Koala Bears sleep most of the time

This is Jack (the ripper). He killed 12 female crocs, each introduced in the hope of them breeding, before his keepers caught on that maybe he didn't like female company.

Chis pets a tame kangaroo

Next on the agenda was a trip into the rain forest on an ex-army DUCK amphibian vehicle. Our driver / guide here points out some of the plant life, most of it highly dangerous! It seems most animals, plants, sea creatures, and insects in Australia are out to kill you!

Tree ferns reach to the top of the forest canopy

This innocuous looking little plant is a stinging tree. 

Contact with the leaves or twigs of the stinging tree causes the hollow, silica-tipped hairs to penetrate the skin. The hairs cause an extremely painful stinging sensation that can last for days, weeks, or months, and the injured area becomes covered with small, red spots joining together to form a red, swollen welt. The sting is infamously agonizing. One victim, who was slapped in the face and torso with the foliage in 1963, said "For two or three days the pain was almost unbearable; I couldn’t work or sleep, then it was pretty bad pain for another fortnight or so. The stinging persisted for two years and recurred every time I had a cold shower. ... There's nothing to rival it; it's ten times worse than anything else.

The DUCK takes to the river

We traveled back down to Freshwater in a cable car that skims the top of the rain forest canopy for several kilometers before diving down off the plateau to the coastal plain 

Looking down from the cable car to rain forest canopy

Cairns airport from the cable car just before we descend to the coastal plain

Day 5

Today we visited the Great Barrier Reef. But first, breakfast.

A simple breakfast on our balcony at the Pullman Cairns International hotel. Sometimes we ate in the hotel restaurant at breakfast time, but often, especially if there was a very early start and / or a lunch was on the itinerary, we kept breakfast light and quick.

Today was an early start as we had a two hour drive up the coast to Port Douglas (above) to take a Quicksilver Cruise out to the Great Barrier Reef

Heading out to the reef at 50 knots on the catamaran. Even at this speed it took one and a half hours to reach the floating pontoon at the reef. The weather was hot and sunny, around 35 degrees C. Lovely!

On arrival at the reef one can take a trip in these semi-submersible boats that give a great under water view.

The reef is 'bleaching' in many areas (losing its colour as it dies back) due to rising sea temperatures

Plenty of fish around, though

One of the semi-submersibles. One descends stairs at the back to the under water 'cabin' with windows along each side.

The catamaran remains moored to the pontoon all day to provide toilet facilities (there are none on the pontoon). We enjoyed a buffet lunch on the pontoon which itself had an under water viewing gallery and plenty of deck space to chill out.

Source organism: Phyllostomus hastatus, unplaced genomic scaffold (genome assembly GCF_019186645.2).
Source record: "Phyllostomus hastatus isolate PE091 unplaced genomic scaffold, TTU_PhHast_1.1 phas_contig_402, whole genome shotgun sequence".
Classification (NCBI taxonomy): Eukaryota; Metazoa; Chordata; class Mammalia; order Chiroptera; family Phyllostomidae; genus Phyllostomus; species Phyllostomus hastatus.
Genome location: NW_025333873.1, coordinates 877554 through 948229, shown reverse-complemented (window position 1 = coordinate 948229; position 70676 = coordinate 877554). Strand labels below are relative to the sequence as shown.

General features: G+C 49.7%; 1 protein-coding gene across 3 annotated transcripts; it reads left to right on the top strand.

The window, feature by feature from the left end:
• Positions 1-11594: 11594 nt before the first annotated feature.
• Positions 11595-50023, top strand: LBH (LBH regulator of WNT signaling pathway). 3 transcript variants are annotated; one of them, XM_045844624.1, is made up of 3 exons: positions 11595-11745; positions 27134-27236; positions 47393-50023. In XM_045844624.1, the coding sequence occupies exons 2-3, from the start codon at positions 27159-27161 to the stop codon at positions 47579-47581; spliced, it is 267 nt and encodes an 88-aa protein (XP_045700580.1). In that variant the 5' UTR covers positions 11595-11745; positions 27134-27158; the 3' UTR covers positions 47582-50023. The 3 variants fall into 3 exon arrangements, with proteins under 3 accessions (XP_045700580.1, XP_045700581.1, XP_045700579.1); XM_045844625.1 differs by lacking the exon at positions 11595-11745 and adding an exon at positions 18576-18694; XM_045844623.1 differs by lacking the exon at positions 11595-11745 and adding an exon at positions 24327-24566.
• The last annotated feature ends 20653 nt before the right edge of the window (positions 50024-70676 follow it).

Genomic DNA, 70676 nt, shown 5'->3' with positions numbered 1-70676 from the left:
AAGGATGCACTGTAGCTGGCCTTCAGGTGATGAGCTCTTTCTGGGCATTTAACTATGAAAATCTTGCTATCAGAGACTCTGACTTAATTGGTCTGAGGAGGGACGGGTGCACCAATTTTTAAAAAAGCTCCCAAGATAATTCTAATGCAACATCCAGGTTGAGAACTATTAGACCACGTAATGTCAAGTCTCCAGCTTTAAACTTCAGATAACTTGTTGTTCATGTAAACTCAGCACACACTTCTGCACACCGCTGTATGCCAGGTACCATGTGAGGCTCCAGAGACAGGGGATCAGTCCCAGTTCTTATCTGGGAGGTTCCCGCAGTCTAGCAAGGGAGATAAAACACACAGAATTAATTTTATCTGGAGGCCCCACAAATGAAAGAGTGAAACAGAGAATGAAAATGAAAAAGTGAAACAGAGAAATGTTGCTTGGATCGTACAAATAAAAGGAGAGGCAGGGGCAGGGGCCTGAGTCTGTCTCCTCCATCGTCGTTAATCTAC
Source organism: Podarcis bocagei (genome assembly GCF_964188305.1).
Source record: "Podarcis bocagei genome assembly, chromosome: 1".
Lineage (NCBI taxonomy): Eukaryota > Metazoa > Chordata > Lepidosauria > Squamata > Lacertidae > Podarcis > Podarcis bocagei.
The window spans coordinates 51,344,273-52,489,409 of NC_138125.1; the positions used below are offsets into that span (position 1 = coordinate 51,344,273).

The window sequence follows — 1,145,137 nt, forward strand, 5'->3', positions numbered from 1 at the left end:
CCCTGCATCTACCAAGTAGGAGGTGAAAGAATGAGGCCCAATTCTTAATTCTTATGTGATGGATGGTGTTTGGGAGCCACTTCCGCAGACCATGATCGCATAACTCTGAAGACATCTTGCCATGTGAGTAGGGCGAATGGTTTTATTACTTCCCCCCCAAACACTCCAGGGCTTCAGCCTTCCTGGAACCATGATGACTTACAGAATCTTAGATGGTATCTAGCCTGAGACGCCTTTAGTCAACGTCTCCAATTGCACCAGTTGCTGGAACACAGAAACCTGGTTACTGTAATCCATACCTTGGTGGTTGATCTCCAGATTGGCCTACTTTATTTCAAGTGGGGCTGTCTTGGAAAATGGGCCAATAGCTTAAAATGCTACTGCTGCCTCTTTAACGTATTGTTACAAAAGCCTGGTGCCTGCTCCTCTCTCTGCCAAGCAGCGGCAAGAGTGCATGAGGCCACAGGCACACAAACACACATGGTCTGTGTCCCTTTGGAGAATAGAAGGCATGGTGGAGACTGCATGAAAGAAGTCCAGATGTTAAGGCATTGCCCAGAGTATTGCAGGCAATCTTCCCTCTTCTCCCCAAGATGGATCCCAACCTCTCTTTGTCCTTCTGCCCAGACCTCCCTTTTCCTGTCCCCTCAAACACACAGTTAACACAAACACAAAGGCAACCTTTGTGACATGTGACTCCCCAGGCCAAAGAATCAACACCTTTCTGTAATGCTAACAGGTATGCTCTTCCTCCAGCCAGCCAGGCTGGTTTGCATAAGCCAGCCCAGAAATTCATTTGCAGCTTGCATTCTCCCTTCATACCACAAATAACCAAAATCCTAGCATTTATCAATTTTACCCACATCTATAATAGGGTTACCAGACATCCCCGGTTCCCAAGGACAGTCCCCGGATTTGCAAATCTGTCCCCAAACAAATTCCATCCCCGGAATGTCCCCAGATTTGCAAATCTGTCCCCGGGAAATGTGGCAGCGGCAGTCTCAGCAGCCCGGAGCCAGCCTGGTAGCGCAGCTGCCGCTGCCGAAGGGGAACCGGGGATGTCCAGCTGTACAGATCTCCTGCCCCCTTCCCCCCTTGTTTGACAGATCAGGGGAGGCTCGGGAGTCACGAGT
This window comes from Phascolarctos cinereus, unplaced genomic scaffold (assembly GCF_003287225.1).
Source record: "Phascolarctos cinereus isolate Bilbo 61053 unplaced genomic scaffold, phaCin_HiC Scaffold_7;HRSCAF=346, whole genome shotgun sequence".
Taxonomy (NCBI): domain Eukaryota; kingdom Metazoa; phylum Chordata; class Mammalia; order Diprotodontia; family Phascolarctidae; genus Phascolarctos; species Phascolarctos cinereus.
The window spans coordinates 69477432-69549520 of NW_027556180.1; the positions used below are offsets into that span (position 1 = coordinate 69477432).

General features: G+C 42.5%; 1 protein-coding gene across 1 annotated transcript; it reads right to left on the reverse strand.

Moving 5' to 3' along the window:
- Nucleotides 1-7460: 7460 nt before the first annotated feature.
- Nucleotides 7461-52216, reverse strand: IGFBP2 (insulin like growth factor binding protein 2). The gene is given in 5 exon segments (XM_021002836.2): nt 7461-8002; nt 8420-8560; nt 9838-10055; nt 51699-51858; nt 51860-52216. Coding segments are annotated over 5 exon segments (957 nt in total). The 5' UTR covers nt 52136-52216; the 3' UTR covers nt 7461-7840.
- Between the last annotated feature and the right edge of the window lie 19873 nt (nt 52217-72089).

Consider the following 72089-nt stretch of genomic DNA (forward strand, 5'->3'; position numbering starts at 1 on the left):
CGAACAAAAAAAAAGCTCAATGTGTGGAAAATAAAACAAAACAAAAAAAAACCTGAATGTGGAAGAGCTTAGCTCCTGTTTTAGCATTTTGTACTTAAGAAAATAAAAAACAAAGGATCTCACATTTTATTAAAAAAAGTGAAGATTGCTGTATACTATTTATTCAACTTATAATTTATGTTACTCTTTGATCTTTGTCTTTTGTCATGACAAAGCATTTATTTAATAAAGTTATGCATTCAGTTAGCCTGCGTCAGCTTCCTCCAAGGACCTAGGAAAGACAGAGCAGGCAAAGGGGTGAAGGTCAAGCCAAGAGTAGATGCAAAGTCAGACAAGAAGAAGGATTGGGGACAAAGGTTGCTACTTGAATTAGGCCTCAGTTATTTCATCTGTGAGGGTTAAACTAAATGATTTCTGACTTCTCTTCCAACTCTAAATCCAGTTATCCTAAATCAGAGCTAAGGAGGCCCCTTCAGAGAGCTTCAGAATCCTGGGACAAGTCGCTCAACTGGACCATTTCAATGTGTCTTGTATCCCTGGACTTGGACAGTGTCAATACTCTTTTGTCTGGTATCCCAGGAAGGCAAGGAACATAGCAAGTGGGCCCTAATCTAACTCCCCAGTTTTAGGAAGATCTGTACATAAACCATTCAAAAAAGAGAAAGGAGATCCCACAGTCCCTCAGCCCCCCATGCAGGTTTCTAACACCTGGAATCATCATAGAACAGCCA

Heading back to Port Douglas at 50 knots after a great day on the reef

Day 6

05:15 start this morning for a coach transfer to Cairns airport to take the once-per-day 3 hour flight to Ayers Rock Airport (Yulara), which is about 20 minutes drive from Uluru (the aboriginal and therefore correct name for Ayers Rock). The aeroplane looked like a McDonnel Douglas DC9 to me but was in fact a QANTAS Boeing 717. I later discovered that Boeing took over MD and produced the 717 from the DC9 design. The runway at Yulara is 2,500m, not especially long considering the density altitude brought about by the prevailing temperatures of around 40 degrees C. 

Our 717 took all of the runway to land and stop, performing a 180 and back track to vacate the runway.

We stayed at the 'Sails In The Desert' hotel in Yulara (all tourist developments within the Uluru National Park were removed some decades ago to Yulara).

First view of Uluru from our Boeing 717 as we approach Yulara airfield

Team photo at Uluru

Local coach and guide for our day around Uluru

These National Park guides are very knowledgeable about the area and about Aboriginal culture. They have to attend a college course and pass exams before being allowed to be guides. Note the fly net worn by one of our group. These were on sale in our hotel and are highly recommended to keep the flies off your face, and are far more effective than the archetypal hat with corks on a string. Though as our guide said, "locals don't get bothered by the flies until they go in through one's mouth and out through one's nose! 

Most of us have our fly nets on in this team picture

Chris and I be-netted on a famous bench. Apparently Charles and Camilla were photographed on it a while back.

That evening a coach picked us up from the hotel and took us out into the desert for a bush-inspired dinner under the stars. As the sun set we saw the changing colours on Uluru, and after the meal (by when it was totally dark) the lights were extinguished to reveal an amazing southern skies starscape.

The billions of stars of the Milky Way, an edge-on view into our galaxy, arced bright overhead, and a 'star talker' guided us around the southern night sky. Orion, upside down to us with the Pleiades beneath that constellation and to the left, instead of above and to the right as we see it from home, was clearly identifiable, as was the Southern Cross, an object not visible in the northern hemisphere.  

Looking the other way from Uluru is the even more sacred Olgas, which we will visit tomorrow

Dinner in the desert

The other table for our group

Day 7

This began with an early start to be driven out at 5am to Uluru from the hotel to witness sunrise on the sacred rock. It was well worth getting out of bed early for as the rock caught the first sunlight at its top and subtly changed colour, from dun to blazing orange, as more of it became illuminated. And anyway, to our confused body clocks, what is 'early'?

The moon above Uluru as the rising sun starts to illuminate the rock

Chris and I are amazed by this fascinating sight

After returning to the hotel for breakfast and check out, another local guide arrived to drive us out to The Olgas, a set of large domed rocks even more sacred to the Aboriginals than is Uluru.